Dr Fintan Hurley, an air pollution expert from the Institute of Occupational Medicine in Edinburgh, described DPF removal as “very irresponsible”.

It may look like an easy way to save some money or for a garage to build its business, he said. “But air pollution damages health and costs lives. That’s a huge price for other people to pay.”

Jon Bennett from the environment lawyers, ClientEarth, argued it was “highly irresponsible” to worsen the “terrible toll” that air pollution took on the nation’s health. “What revelations like this and the VW ‘dieselgate’ scandal show is that the emissions testing regime we have in this country does not work,” he said.

“We need a national network of clean air zones in our towns and cities, with random on-road testing and an independent labelling scheme that shows potential buyers the true level of a vehicle’s emissions.”

Only one of the four companies offering DPF removal in Scotland responded to requests to comment. Steve Macdonald from Absolute Remaps, said he needed to make changes to his website because his firm no longer offered the service.

They would, however, still reconfigure the electronic control system if customers had removed the filters themselves. “I personally think that there’s a lot more important things to be worrying about in the environment than the DPF removal of a very small fraction of cars that are on the roads today,” he said.

“On the flip side, the car is a lot more economical after the DPF is removed, usually around ten per cent.”

According to the Scottish Government, driving a diesel vehicle without a DPF was illegal because it would not meet air pollution standards. Offenders could be fined up to £1,000 for a car and £2,500 for a van, and it would be up to a court to decide if the person who removed the DPF had committed an offence.

On the flip side, the car is a lot more economical after the diesel particulate filter is removed Steve Macdonald, Absolute Remaps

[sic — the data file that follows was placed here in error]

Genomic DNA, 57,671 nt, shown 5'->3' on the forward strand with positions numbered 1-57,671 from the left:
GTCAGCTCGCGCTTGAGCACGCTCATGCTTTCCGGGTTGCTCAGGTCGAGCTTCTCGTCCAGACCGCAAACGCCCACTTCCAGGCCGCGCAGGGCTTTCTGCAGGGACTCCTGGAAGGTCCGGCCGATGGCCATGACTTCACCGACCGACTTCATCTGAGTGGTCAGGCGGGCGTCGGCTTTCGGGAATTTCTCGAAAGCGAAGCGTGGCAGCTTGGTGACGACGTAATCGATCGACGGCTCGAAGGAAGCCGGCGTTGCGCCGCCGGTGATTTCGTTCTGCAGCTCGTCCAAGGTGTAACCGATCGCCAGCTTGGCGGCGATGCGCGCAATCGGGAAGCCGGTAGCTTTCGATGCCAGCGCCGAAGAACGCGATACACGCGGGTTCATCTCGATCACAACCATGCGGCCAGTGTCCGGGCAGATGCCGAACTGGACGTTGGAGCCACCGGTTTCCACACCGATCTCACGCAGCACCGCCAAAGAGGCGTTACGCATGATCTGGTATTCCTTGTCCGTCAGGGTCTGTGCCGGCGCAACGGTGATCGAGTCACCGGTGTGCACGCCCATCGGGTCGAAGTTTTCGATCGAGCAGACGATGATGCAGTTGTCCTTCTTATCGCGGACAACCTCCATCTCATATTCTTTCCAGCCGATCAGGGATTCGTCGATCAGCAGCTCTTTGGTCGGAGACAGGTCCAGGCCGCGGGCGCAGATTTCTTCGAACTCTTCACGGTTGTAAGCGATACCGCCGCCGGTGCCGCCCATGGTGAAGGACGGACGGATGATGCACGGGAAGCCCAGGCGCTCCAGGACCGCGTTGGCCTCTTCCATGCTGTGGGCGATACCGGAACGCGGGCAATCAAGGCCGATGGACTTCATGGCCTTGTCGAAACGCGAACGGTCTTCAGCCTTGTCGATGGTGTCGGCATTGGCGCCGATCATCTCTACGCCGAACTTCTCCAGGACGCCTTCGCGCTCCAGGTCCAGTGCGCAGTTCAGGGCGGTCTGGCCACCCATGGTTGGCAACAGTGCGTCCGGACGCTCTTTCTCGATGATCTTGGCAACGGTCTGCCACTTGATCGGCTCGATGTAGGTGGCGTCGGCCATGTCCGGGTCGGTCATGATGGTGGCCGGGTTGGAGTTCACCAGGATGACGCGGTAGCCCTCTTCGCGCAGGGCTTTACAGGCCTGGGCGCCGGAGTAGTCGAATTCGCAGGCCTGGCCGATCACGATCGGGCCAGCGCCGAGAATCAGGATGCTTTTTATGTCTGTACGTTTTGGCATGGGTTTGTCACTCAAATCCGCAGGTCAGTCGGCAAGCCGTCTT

DPF examinations through roadside testing or annual MOTs were a reserved issue for the UK government, a Scottish Government spokeswoman pointed out. “We have been in contact with the Department for Transport about this issue,” she said.

“The Scottish Government will be asking vehicle manufacturer associations for their views on cleaning a DPF now that businesses in Scotland can offer these services.”

She added: “We are committed to tackling air pollution and are continuing to improve quality, meeting both domestic and European air quality targets across much of Scotland.”

A Department for Transport spokesperson said: “Our changes to the MOT test are helping cut harmful emissions and are taking hundreds of polluting vehicles out of circulation. We are also investigating the latest technology so garages can carry out tougher, smarter tests that will act as a deterrent and keep these cars off the road.”

Vehicles caught without diesel particulate filters

There were also 33 places where one vehicle failed MOT since 2014 because filters had been removed: Aberdeen, Aberdeenshire, Airdrie, Arbroath, Balmedie, Bellshill, Brae, By Kyle, Castle Douglas, Crieff, Dalkeith, Dalry, Dumfries, Dundee, East Kilbride, Eyemouth, Forfar, Fraserburgh, Grangemouth, Greenock, Invergordon, Inverness, Inverurie, Kilmarnock, Kirriemuir, Leven, Livingston, Montrose, Motherwell, Peterhead, Prestonpans, Stirling, Stoneyburn.

You can download the full UK dataset from The Ferret Github account.

A version of the story was published in the Sunday Herald on 26 June 2016.

Photo thanks to Ruben de Rijcke, CC BY-SA 3.0 via Wikimedia Commons.